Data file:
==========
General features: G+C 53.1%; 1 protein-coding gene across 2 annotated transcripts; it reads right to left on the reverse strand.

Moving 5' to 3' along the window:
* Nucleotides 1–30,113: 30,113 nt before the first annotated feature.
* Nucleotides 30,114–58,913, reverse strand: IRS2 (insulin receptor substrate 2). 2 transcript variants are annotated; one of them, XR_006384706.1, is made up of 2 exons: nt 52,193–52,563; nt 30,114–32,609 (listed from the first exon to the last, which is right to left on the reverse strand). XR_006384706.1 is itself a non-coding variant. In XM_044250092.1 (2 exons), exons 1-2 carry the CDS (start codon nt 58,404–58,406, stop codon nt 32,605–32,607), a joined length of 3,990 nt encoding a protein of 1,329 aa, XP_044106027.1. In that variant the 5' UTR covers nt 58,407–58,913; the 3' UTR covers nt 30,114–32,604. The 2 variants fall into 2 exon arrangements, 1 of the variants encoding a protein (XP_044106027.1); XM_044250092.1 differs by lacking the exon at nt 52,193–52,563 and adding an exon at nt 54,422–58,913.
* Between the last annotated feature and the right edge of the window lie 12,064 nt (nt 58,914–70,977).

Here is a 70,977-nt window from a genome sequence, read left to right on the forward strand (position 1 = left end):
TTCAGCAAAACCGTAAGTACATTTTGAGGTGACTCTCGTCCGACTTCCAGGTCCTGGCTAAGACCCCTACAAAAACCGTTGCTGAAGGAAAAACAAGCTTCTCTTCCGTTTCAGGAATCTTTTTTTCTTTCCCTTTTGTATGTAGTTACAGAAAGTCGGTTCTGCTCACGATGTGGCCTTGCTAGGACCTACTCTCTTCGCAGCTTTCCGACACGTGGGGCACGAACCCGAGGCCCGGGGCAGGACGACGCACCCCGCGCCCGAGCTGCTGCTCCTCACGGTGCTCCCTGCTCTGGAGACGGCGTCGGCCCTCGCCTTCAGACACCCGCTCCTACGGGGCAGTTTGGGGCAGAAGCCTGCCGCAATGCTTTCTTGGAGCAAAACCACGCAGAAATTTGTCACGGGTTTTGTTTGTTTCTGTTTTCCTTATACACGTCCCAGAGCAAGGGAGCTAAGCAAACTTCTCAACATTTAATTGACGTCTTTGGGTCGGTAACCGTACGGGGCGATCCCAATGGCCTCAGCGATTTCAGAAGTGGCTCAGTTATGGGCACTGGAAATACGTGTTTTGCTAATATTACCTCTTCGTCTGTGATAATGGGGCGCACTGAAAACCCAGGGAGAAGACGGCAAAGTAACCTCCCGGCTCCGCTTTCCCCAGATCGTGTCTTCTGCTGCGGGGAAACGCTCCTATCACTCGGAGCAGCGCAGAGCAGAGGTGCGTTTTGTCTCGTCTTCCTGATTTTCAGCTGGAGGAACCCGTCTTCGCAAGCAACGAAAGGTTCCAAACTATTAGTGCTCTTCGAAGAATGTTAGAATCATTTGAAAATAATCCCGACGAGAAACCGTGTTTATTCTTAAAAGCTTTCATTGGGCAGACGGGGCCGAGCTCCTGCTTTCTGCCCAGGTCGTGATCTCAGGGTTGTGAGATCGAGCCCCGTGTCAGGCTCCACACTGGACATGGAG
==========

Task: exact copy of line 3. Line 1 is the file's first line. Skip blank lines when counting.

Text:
* Nucleotides 1–30,113: 30,113 nt before the first annotated feature.